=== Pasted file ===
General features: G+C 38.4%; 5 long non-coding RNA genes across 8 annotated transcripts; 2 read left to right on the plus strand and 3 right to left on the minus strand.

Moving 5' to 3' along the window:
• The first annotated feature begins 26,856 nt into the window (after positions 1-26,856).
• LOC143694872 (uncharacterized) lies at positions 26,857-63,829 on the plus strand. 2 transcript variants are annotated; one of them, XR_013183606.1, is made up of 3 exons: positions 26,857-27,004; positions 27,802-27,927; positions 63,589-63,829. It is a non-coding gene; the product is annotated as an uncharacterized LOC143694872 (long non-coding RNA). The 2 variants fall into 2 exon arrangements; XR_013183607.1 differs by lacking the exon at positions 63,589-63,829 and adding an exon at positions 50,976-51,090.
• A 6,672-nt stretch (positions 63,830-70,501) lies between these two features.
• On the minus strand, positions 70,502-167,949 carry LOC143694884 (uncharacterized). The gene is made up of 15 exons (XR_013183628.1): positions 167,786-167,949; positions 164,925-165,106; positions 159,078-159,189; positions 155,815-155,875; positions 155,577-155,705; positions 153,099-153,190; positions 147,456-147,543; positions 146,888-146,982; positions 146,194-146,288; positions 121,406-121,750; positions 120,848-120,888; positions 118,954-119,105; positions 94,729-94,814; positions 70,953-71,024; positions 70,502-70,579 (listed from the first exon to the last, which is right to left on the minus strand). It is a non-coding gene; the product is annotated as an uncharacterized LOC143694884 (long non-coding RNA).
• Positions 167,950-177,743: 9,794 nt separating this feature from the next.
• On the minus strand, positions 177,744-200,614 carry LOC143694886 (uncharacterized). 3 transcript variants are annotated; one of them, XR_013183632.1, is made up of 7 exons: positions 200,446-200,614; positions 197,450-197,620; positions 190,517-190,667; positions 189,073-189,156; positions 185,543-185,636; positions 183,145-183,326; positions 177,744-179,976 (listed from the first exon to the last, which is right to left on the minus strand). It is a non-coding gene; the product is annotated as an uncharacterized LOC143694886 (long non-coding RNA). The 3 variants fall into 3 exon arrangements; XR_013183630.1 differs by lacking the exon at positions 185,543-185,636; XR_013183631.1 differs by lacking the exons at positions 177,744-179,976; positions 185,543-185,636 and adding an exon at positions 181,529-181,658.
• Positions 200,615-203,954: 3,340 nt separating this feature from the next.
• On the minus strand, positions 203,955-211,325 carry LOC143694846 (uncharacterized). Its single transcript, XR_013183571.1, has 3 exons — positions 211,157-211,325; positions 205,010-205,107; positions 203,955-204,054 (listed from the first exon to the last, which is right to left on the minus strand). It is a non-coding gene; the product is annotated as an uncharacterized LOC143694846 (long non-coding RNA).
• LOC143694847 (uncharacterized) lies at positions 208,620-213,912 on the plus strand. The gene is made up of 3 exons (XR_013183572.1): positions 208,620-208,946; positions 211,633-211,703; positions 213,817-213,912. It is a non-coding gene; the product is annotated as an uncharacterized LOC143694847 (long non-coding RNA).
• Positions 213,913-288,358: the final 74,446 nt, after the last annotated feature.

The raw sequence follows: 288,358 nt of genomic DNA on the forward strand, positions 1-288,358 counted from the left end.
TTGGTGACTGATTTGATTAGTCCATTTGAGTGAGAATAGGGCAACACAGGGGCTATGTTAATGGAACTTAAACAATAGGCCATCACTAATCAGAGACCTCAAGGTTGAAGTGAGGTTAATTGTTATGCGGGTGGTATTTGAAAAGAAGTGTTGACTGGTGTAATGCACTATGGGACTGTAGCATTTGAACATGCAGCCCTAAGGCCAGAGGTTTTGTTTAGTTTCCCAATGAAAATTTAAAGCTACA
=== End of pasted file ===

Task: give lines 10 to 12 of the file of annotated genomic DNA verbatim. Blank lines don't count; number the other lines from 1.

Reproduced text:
• On the minus strand, positions 203,955-211,325 carry LOC143694846 (uncharacterized). Its single transcript, XR_013183571.1, has 3 exons — positions 211,157-211,325; positions 205,010-205,107; positions 203,955-204,054 (listed from the first exon to the last, which is right to left on the minus strand). It is a non-coding gene; the product is annotated as an uncharacterized LOC143694846 (long non-coding RNA).
• LOC143694847 (uncharacterized) lies at positions 208,620-213,912 on the plus strand. The gene is made up of 3 exons (XR_013183572.1): positions 208,620-208,946; positions 211,633-211,703; positions 213,817-213,912. It is a non-coding gene; the product is annotated as an uncharacterized LOC143694847 (long non-coding RNA).
• Positions 213,913-288,358: the final 74,446 nt, after the last annotated feature.